2019 - Domaine de Chevalier Grand Cru Classé Pessac-Léognan
Colour
Red
Producer
Domaine de Chevalier
Region
Pessac-Léognan
Grape
Cabernet Sauvignon / Merlot / Cabernet Franc
Drinking
2026 - 2043
Case size
12x75cl
Available Later

2019 DOMAINE DE CHEVALIER GRAND CRU CLASSÉ PESSAC-LÉOGNAN - 12x75cl

Colour
Red
Producer
Domaine de Chevalier
Region
Pessac-Léognan
Grape
Cabernet Sauvignon / Merlot / Cabernet Franc
Drinking
2026 - 2043
Case size
12x75cl
Available Later
In Bond
Case price £495.00 (Ex. VAT)
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Pricing

  • IN BOND prices exclude UK Duty and VAT. Wines can be purchased In Bond for storage in Private Reserves or another bonded warehouse, or for export to non-EU countries. Duty and VAT must be paid before delivery can take place.

  • RETAIL prices include UK Duty and VAT. Wines for UK delivery can only be purchased this way.

Additional Information

  • Duty Paid wines have been removed from Bond and cannot subsequently be returned to Bond.  VAT is payable on Duty Paid wines. These wines must remain Duty Paid but can be purchased as such for storage subject to VAT.

  • En Primeur wines can only be purchased In Bond. On arrival in the UK these wines can either be stored In Bond in Private Reserves or another bonded warehouse or delivered directly to you. When you decide to take delivery, Duty and VAT at the prevailing rate become payable.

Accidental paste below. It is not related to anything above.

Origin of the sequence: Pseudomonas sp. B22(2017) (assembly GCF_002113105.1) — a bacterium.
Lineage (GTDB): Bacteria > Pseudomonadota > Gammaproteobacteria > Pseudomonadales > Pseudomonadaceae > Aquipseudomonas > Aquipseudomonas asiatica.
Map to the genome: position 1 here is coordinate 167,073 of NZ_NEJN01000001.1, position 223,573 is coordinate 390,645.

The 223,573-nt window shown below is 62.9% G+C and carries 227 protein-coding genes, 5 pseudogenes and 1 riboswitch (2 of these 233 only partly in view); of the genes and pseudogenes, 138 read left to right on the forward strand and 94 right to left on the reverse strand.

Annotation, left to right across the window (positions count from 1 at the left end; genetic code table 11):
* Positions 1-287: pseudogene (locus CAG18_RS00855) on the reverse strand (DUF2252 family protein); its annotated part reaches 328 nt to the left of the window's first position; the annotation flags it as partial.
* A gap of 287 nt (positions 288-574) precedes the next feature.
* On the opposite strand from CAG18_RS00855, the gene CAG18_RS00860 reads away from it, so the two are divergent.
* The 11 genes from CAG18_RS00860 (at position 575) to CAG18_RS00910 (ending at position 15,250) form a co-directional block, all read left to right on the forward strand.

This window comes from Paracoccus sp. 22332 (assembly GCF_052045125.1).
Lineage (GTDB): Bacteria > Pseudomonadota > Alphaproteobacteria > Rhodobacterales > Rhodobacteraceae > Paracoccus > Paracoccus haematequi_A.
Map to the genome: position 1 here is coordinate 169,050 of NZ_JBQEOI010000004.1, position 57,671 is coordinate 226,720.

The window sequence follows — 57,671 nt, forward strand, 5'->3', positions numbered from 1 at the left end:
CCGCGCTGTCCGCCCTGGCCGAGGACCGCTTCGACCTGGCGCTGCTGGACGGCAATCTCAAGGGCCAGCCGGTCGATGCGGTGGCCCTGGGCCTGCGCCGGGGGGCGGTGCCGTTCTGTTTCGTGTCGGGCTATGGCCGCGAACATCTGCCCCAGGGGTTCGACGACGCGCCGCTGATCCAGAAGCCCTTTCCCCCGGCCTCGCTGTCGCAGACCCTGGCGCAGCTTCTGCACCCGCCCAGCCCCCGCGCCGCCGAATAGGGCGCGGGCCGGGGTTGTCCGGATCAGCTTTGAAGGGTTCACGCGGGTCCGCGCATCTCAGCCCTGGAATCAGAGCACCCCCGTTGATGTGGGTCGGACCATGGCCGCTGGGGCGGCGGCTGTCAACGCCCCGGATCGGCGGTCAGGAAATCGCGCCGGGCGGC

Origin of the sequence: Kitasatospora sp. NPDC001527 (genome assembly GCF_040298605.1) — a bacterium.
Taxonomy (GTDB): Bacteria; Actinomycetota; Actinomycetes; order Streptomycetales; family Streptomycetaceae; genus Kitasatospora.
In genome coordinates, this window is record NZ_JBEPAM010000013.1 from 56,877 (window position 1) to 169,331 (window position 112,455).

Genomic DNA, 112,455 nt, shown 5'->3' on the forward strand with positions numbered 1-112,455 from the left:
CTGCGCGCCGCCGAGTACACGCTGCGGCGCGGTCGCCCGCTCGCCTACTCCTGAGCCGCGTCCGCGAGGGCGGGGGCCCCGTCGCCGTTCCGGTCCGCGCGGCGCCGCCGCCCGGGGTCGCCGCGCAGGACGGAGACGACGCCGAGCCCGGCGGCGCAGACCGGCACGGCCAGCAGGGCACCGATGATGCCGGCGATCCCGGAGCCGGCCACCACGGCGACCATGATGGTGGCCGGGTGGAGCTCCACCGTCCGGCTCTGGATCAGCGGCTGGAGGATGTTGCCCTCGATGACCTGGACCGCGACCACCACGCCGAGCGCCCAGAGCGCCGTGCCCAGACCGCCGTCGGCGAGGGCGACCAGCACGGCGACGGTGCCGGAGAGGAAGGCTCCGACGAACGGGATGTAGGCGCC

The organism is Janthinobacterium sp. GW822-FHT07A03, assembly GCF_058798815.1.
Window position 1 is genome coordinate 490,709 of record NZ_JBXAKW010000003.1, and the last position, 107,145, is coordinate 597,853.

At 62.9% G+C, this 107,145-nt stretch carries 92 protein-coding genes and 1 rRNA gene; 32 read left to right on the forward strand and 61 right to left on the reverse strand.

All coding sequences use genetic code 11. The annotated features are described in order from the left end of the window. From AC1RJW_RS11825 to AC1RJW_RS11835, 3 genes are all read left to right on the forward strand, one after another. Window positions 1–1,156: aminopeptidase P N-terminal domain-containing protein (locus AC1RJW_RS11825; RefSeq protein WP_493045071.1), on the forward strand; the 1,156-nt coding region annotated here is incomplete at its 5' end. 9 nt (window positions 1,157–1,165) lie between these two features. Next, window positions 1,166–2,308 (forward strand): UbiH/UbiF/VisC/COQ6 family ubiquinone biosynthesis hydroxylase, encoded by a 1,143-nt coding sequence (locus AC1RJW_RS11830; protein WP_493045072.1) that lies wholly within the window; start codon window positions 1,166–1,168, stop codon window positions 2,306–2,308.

Tasting Notes

  • GDH

    Goedhuis, June 2020,
    Score: 96-98

    A truly exciting Chevalier Rouge with its blend of 65% Cabernet Sauvignon, 30% Merlot and 5% Petit Verdot. Showing dark black summer fruits on the nose, this is a very gracious wine that has volume and balanced generosity. The tannins are silky and unobtrusive, and there are pleasing hints of mocha and cocoa. Sweet dark berry fruits flow through the palate and the relatively low alcohol (13%) preserves the purity and lovely freshness on the finish. High class.

  • AG

    Antonio Galloni, June 2020,
    Score: 95-97

    The 2019 Domaine de Chevalier has the potential to be one of the wines of the vintage. Regal and soaring in the glass, with tremendous intensity, the 2019 is pure magic. An exotic mélange of ripe red plum, gravel, spice, cured meats and incense develops with time in the glass. Effortless and wonderfully nuanced, the 2019 is a fabulous wine in the making. Don't miss it.

  • WA

    Wine Advocate, June 2020,
    Score: 94-96+

    Composed of 65% Cabernet Sauvignon, 30% Merlot and 5% Petit Verdot, the 2019 Domaine de Chevalier was harvested from the 23rd of September to the 13th of October. The alcohol weighed in at a modest 13%. It is aging in French oak barrels, 35% new, for around 18 months. Deep garnet-purple in color, it shoots from the glass with vibrant, intense scents of warm blueberries, blackberry preserves and fresh blackcurrants plus hints of spice box, violets, crushed rocks and pencil lead with a hint of menthol. The medium-bodied palate gives an appearance of weight from its sheer energy, offering bags of fresh, crunchy berry layers and a solid backbone of firm, grainy tannins, finishing long and pure.

  • JS

    James Suckling, May 2020,
    Score: 96-97